Controlled chaos mixed with art Wednesday in the back room of the CityArts building in Old Town.
Blue and pink foam was scattered across the tables, and more littered the floor. Low-temperature glue guns were connected to extension cords that snaked up between the tables. Contraptions made of foam reached toward the ceiling or spun madly in circles.
About 20 kids, ages 6 to 8, were making kinetic sculptures in a CityArts class with the theme "Art in Motion." The CityArts building typically has art classes for youths in the evening, but officials decided to hold a couple of daytime art classes this week to give students something fun to do over spring break.
Angela Cato, marketing director for CityArts, said the kids can "do whatever they want to, they just have to piece it together."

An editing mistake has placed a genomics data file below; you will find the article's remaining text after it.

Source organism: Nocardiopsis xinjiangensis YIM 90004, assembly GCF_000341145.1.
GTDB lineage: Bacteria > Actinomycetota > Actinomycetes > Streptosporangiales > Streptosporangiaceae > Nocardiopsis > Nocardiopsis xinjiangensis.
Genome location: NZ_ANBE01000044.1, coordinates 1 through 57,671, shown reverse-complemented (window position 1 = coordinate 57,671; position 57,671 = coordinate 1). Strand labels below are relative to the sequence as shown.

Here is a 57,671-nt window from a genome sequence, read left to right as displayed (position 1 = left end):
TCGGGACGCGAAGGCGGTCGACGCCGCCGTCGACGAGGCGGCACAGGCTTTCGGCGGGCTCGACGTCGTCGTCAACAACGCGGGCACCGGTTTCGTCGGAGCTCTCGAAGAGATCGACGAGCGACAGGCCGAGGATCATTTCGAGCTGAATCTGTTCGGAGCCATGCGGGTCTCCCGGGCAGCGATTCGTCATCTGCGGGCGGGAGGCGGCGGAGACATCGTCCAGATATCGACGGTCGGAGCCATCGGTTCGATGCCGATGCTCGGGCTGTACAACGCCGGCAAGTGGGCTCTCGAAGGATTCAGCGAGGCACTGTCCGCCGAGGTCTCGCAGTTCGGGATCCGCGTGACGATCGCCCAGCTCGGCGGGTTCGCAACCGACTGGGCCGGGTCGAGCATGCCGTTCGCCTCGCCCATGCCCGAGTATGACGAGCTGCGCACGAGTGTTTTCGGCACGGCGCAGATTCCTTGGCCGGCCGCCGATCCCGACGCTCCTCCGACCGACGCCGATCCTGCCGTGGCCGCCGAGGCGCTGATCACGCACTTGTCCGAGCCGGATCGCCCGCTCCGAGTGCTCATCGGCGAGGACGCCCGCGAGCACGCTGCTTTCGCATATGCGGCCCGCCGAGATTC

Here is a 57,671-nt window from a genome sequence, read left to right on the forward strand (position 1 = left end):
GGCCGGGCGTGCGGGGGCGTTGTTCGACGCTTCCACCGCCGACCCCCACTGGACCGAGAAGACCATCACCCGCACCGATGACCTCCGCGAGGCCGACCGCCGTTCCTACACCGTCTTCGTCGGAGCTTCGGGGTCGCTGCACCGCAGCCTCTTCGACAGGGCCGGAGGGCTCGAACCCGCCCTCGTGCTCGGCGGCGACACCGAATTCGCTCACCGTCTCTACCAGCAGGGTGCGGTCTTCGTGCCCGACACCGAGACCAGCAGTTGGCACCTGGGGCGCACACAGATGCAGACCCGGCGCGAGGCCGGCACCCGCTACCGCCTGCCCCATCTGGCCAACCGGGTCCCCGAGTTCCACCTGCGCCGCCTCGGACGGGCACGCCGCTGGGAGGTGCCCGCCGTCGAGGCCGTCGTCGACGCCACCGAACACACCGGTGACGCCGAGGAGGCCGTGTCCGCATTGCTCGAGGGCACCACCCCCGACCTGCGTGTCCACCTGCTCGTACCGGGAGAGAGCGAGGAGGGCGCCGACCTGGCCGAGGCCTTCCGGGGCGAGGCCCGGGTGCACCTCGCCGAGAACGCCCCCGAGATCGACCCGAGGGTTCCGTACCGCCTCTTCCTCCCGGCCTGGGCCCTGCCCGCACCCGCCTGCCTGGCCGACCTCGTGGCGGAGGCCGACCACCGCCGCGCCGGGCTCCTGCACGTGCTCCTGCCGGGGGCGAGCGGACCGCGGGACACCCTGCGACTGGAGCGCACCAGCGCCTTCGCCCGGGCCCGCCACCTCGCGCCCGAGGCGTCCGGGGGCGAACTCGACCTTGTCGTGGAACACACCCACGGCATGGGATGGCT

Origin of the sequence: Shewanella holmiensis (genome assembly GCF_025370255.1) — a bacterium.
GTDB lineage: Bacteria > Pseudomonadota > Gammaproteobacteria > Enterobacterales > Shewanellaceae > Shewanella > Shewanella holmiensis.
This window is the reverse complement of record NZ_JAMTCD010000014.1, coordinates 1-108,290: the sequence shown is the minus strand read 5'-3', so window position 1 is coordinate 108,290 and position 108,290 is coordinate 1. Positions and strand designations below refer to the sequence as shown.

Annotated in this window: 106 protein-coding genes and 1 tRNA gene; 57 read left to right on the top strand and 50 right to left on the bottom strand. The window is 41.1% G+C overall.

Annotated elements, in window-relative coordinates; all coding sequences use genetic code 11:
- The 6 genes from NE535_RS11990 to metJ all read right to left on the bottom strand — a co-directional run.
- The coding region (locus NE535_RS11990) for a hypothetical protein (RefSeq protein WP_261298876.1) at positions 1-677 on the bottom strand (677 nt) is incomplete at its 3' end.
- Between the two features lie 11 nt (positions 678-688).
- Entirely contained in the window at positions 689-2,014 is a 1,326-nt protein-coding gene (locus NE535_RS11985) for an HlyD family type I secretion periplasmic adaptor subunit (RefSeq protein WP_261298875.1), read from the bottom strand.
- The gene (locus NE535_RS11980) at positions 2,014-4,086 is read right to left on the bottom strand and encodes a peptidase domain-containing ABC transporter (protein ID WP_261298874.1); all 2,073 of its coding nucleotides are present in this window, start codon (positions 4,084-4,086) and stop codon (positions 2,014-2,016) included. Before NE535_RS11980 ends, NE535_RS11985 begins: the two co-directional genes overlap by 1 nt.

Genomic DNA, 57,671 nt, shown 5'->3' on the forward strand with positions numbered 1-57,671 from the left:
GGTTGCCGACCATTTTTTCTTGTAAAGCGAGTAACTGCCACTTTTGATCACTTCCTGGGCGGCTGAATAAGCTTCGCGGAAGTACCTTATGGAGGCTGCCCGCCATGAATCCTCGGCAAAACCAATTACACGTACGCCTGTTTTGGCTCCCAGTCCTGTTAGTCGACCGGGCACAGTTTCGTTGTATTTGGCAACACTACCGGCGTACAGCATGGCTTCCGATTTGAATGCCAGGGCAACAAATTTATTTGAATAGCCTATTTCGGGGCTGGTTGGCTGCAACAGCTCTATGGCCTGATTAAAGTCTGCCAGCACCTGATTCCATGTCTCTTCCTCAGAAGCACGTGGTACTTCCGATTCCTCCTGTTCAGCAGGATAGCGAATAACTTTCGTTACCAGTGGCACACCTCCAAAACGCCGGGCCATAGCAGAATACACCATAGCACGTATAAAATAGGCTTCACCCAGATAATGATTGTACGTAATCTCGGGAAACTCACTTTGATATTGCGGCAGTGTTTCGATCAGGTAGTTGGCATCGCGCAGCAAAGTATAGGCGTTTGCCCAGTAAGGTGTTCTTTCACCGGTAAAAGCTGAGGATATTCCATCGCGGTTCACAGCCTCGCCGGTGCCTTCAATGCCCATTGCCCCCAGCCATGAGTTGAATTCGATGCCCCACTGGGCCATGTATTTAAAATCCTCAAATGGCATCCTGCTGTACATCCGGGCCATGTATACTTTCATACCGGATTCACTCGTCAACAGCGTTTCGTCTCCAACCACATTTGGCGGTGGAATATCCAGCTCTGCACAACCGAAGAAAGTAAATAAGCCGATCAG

Colby Shieh burned himself three times with a glue gun while building his art project. The 7-year-old didn't let it bother him.
"The first time it hurt. Then it got better," Colby said.
Avery Gonzales, 6, said that she "didn't touch the glue gun cause it's hot and people got burned."
The kids took a base of foam and attached a motor to it that spins a CD, also attached to the base. Then they glued the foam shapes to the top of the CD and started creating art. A paper clip acted as a switch, and when it was touched to the battery, the CD would spin the contraption.
Lane Yee, 8, decorated his art with a ribbon that looked like an American flag. Lane said he had fun creating the art and that his favorite part about his sculpture was that "it got to move."
Ethan Taylor, 8, also liked his project's motion.
"It was cool cause it was spinning," Ethan said.
Nearly two hours were required to create the projects, each of which displayed the artist's individuality.
Avery made a cat's face with an angel attached to the top, while Colby's work had two houses, a diving board and a spaceship.